An Ebola virus. Photo by CDC/Dr. Frederick A. Murphy. An Ebola virus. Photo by CDC/Dr. Frederick A. Murphy.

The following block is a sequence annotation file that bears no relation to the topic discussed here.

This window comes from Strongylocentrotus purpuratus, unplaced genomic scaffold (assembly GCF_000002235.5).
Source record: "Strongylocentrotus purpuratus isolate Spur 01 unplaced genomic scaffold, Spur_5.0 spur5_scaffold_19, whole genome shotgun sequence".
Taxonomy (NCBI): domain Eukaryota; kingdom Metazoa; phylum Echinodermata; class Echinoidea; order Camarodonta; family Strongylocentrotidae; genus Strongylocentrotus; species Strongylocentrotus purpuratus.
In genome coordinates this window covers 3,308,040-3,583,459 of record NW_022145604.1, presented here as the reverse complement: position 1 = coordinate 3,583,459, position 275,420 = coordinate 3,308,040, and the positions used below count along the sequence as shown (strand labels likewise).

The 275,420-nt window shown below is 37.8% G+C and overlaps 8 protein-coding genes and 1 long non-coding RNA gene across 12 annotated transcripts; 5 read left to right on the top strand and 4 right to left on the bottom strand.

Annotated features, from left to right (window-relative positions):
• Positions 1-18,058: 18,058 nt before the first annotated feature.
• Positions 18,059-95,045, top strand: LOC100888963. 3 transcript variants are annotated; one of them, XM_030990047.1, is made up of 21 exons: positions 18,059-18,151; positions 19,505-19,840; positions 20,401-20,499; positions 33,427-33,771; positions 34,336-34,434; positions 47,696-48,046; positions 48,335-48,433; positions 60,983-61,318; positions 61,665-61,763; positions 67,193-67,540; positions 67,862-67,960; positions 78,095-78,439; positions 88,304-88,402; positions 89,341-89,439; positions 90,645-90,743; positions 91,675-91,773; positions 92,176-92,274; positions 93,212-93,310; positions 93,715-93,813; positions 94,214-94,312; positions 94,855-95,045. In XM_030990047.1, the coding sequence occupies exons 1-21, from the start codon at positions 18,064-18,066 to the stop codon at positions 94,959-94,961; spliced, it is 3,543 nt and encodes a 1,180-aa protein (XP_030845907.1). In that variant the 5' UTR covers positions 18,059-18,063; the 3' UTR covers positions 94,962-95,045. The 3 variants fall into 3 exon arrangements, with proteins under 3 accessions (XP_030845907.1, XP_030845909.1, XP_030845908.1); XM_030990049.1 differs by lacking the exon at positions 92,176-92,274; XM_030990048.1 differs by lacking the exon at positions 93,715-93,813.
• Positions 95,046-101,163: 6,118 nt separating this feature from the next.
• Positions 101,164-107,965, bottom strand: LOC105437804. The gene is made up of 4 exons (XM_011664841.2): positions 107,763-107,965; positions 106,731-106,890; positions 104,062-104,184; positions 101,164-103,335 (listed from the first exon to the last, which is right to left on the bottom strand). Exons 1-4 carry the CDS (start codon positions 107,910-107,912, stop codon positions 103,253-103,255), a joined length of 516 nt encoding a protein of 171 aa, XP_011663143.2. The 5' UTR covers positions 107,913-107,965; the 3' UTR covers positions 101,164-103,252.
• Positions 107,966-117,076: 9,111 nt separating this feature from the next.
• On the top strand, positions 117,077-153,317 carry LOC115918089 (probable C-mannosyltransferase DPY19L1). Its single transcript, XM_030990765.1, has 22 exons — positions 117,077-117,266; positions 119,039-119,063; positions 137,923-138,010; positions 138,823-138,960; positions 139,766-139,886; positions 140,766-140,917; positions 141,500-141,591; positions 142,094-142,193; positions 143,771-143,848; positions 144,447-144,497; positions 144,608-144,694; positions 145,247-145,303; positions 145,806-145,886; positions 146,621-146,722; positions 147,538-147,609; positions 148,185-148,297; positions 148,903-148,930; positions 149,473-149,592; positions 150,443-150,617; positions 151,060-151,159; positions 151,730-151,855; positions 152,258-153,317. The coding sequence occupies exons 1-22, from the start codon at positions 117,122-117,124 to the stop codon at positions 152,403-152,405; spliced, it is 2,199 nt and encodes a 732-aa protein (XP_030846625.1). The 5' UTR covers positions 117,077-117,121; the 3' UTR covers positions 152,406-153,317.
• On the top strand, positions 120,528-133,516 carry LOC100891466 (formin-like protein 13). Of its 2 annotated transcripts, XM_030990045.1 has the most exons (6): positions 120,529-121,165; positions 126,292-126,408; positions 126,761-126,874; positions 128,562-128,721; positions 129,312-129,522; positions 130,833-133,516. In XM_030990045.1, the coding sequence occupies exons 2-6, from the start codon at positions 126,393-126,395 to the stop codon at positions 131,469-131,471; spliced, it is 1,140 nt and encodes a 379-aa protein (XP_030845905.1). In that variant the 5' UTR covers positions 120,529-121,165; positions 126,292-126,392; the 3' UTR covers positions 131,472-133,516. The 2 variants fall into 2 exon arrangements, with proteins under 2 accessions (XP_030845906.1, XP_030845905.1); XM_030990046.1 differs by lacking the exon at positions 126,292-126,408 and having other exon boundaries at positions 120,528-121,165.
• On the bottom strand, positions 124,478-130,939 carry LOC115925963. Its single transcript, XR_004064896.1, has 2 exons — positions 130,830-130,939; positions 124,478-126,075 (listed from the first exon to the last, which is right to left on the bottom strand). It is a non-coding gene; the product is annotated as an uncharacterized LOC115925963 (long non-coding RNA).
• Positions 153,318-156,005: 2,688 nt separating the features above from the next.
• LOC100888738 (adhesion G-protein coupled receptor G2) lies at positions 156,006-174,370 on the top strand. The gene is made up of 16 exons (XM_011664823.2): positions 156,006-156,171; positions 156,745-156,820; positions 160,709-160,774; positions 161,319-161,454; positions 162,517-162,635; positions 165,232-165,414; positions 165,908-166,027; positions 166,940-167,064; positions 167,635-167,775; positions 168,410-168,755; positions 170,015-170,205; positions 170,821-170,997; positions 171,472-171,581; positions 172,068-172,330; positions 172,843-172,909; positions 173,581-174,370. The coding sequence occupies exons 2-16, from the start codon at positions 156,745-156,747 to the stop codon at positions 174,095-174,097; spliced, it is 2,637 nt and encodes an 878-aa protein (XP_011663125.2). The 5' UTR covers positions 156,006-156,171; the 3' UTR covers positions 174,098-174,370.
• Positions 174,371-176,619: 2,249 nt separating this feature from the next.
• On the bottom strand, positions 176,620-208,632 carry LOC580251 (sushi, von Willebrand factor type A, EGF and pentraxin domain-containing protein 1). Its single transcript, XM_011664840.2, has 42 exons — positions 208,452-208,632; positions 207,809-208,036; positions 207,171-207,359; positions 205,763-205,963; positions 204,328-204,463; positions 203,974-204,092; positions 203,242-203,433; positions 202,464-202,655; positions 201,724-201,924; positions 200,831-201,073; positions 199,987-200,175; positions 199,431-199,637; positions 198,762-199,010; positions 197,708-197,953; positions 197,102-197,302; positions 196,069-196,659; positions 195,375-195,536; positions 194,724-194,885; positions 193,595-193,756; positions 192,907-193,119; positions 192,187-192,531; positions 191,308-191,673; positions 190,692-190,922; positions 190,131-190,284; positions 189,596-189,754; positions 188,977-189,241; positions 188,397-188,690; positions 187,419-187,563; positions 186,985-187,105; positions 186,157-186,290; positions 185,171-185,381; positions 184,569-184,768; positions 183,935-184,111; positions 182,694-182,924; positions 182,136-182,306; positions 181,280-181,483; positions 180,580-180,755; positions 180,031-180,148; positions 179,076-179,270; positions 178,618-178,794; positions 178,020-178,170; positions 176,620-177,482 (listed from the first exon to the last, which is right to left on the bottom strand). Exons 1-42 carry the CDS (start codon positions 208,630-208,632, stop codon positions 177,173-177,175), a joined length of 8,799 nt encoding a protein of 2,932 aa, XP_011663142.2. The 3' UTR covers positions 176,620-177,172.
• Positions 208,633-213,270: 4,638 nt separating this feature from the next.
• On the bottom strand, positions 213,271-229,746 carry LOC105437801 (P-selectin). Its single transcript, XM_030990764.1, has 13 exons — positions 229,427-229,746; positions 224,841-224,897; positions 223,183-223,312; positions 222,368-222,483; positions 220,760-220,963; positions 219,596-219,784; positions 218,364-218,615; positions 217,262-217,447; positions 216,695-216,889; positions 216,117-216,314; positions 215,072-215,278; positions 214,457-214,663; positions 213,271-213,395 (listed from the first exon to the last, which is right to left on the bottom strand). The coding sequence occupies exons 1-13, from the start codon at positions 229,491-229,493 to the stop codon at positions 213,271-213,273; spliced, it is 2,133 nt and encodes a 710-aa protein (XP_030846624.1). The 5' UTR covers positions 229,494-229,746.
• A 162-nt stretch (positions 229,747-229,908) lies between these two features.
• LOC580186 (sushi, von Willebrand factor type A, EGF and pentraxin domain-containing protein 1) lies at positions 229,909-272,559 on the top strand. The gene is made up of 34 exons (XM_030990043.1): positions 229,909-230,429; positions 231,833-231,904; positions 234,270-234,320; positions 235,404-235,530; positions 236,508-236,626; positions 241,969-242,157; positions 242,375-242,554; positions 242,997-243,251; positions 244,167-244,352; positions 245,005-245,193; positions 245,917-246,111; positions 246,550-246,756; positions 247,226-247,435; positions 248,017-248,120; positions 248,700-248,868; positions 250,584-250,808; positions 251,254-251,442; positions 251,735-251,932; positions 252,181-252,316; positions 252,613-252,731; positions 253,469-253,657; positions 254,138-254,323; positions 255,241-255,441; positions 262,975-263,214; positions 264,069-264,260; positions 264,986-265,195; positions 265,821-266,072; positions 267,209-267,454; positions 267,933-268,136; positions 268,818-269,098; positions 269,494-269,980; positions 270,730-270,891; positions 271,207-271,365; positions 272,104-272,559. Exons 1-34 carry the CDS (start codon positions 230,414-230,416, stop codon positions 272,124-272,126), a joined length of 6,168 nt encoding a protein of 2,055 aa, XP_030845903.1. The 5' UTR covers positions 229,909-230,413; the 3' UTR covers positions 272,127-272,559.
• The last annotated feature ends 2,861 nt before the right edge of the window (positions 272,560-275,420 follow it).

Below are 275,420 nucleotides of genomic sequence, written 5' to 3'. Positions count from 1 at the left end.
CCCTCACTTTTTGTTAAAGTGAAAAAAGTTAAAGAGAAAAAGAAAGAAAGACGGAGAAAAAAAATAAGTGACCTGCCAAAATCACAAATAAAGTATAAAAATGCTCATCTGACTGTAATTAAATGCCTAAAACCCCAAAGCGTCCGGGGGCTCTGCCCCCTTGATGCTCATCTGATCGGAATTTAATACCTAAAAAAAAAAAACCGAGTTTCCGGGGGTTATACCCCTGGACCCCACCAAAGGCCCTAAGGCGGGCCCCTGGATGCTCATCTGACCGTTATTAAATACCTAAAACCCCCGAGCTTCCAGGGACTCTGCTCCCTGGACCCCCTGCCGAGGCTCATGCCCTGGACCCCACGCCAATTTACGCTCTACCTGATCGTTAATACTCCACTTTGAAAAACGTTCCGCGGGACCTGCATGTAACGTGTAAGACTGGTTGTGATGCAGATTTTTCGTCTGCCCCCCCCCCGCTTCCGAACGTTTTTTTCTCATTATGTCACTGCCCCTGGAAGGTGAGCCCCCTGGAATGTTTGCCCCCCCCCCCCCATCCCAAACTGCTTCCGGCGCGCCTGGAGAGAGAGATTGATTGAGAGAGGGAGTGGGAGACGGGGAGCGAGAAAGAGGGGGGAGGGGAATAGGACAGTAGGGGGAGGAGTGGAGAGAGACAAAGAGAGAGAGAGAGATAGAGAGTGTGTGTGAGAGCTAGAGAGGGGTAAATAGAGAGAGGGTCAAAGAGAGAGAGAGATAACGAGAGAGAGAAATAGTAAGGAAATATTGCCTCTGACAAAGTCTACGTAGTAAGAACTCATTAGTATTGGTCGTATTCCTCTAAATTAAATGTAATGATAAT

Ebola too, is an RNA virus, which means that it, like influenza, mutates relatively frequently. So how does this add to the Ebola Fear Factor? That seems to depend upon whom you read. Here is Michael Osterholm, Director of the University of Minnesota's Center for Infectious Disease Research and Policy, in an editorial for The New York Times: “If certain mutations occurred, it would mean that just breathing would put one at risk of contracting Ebola. Infections could spread quickly to every part of the globe, as the H1N1 influenza virus did in 2009, after its birth in Mexico.” But before we run for the hills, here is Racaniello's take: “The key phrase here is ‘certain mutations.’ We simply don’t know how many mutations, in which viral genes, would be necessary to enable airborne transmission of Ebola virus, or if such mutations would even be compatible with the ability of the virus to propagate.” Here is the point that Racaniello drives home: “We have been studying viruses for over 100 years, and we’ve never seen a human virus change the way it is transmitted.” If you don't believe Racaniello, here is Eric Lander, the head of the Broad Institute, a biomedical research facility run by Harvard and MIT, quoted in a recent article for the New Yorker: “That’s like asking the question ‘Can zebras become airborne?’” But the virus is evolving. And as more individuals are infected with Ebola, the virus has more opportunities to acquire small mutations: perhaps it will become more difficult to diagnose, or more difficult to treat, or  more, or less, virulent. But there is hope. We can use what we know about evolution to fend off future infections and treat existing ones. Vaccine makers are now targeting highly conserved regions on viruses like the flu to develop longer lasting and more broadly effective vaccines. Physicians and health care workers can help preserve the efficacy of new antiviral drugs by keeping evolution in mind as they treat patients so that treatments don't lose their usefulness. We are racing against the evolutionary clock. We can't stop time, but we can certainly work towards slowing the inevitable.